When it comes to deck building Hearthstone takes a unique and refreshing approach in that you cannot have any more than 2 of any specific card in your deck (except for Arena mode). Also, you cannot have more than 1 of any specific Legendary card in your deck. This goes a long way to making the game accessible in my opinion. No more will you have to grind and hope to get lucky to get 4 or more of any card. It can still be a grind to get 2 but at least it's a little easier.

Another way Hearthstone does a great job of making the game accessible to new players is their crafting system. Using a resource called Arcane Dust. You can get Arcane Dust as a reward in the Arena, or by disenchanting (destroying) cards. So you open a few packs and get 5 copies of a Leper Gnome? Well just disenchant 3 of those for some Arcane Dust. You can now use that Arcane Dust to craft any card of your choosing. With enough Arcane Dust you can craft any card in the game (except for promotional or basic cards) and that is awesome. What isn't awesome is how much Arcane Dust you need. For example disenchanting a common card only gives you 5 Arcane Dust, while crafting one is 40. Of course there are the legendary cards that while disenchanted give you 400 Dust, crafting them cost 1600! So obviously you won't be crafting entire decks soon after you start playing, but I'm glad that the system exists at least.

So much Dust!
 There are 5 modes in Hearthstone that you can play: First there is Practice mode which allows you to play a deck vs AI. You can choose an easy or hard difficulty as well as the choice of which hero you play against. This is the easiest way to learn the game without consequence and a great way to level up your heroes in the beginning. Next is Play mode, where you will be matched up against a real player with "equal" skill. You can play a friendly match or a Ranked match. The latter consists of a 26 tier rank system in a month-long season that can get you cosmetic alternate card backs but not much else at this moment.

Next is Arena mode (finally) which is my favorite. It costs 150 gold or $1.99 to enter. You are given a random choice of 3 heroes to play with, and then you draft a 30 card deck and then play matches against real opponents until you lose 3 games. While drafting you are given a choice of 3 cards at a time, pick one, and then continue. It involves a ton of luck but I really think it's a great equalizer as everyone is picking from the same pool of cards, meaning it doesn't matter if your opponent owns all the legendary cards in the game, what it comes down to is a good draft. You get rewards based on how well you do before you lose those 3 games, with the higher tiers (up to 12 wins) getting you enough gold to pay back the entry fee, a pack of cards, as well as the possibility of single cards and Dust. You are always awarded with one pack so at worst you will lose 50 gold (and you usually get some gold even if you don't win). This is the best way to get packs in my opinion. My current record in Arena is 9 wins and I got almost 300 gold and a pack as my reward so that was pretty slick.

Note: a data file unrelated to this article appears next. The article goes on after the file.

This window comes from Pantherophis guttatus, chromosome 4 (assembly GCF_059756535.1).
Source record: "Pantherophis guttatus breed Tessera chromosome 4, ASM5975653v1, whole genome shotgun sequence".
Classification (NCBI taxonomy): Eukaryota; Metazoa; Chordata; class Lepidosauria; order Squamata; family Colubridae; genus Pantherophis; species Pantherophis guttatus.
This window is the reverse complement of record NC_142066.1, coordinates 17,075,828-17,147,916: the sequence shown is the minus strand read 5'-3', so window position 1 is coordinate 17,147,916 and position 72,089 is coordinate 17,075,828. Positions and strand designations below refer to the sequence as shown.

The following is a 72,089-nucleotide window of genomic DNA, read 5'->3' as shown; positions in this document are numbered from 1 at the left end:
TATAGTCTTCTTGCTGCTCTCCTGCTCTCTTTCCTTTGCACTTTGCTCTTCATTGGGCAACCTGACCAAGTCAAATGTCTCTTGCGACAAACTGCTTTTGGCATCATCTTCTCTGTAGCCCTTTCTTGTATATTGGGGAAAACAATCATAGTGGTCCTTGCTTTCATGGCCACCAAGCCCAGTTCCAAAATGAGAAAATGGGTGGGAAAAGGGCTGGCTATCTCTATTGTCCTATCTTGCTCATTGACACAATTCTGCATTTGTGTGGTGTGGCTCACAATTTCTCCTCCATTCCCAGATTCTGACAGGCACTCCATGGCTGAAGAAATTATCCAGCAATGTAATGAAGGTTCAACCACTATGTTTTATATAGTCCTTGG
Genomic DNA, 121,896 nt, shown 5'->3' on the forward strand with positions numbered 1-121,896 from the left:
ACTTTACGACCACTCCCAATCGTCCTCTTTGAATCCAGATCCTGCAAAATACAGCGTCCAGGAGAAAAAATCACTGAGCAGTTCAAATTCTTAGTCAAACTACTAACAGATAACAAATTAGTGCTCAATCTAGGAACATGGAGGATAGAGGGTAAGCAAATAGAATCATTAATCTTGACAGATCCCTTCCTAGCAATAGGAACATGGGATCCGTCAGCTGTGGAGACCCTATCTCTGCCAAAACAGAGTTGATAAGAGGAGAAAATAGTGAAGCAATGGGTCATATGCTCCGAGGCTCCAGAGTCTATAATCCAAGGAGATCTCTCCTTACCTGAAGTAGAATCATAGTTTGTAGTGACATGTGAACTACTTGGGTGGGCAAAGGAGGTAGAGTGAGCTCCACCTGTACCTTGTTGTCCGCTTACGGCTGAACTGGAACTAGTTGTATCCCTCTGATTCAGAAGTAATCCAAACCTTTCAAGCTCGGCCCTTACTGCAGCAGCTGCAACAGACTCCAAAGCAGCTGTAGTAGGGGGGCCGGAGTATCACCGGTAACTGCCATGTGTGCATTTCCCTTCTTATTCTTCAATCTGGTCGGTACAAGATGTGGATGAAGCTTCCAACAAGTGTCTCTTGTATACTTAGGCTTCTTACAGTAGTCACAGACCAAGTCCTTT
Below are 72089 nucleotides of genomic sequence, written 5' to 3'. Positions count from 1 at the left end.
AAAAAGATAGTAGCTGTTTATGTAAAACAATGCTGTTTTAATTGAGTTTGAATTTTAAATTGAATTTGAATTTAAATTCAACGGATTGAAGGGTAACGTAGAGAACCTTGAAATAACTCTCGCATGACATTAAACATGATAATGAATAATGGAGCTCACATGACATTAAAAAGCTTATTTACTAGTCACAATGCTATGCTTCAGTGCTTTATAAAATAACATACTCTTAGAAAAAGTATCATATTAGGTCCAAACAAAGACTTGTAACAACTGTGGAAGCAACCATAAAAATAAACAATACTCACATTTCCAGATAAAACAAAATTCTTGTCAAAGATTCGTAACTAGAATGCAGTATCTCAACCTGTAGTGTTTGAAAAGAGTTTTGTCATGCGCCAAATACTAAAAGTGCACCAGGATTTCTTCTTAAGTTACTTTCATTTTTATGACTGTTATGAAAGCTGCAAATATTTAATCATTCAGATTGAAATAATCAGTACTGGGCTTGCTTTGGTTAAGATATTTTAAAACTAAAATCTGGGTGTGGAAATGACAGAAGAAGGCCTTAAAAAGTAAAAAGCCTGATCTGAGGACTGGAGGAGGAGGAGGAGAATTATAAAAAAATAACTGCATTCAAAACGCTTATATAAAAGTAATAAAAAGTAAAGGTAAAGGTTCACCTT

Mmmmmmm loot

Then there is Adventure Mode, which is Hearthstone's answer to single player content. You fight against various bosses who have unique powers and cards. They are a fun puzzle to solve and I really hope they add more stuff like this. The Curse of Naxxramas was an Adventure Mode and it was great. Plus, there are some really good cards you can get by unlocking everything. Unfortunately, it costs gold or real money to unlock the various stages of Naxxramas, but the cards you get are totally worth the trouble in my opinion.

You beautiful OP Sludge Belcher you

You can also Duel people on your friends list but I have not been able to do that yet. I've wanted to, but I must have missed something about it because I was not seeing a way to play against a friend. So far I can only talk to them.

Although I have loved Hearthstone, and expect to play it a lot more, I do still feel like it's a young game that needs some more stuff in it in order to last. There needs to be a tournament structure built into the game. There are ways you can have tournaments outside of the game but it's always through a third party, and it's not intuitive to a layman like myself. The ranked play is fun but it just isn't enough. I want to see brackets and rewards that go beyond an alternate card back (although those are still fun).

Nothing says "I play this game a lot" like a good alternate art card back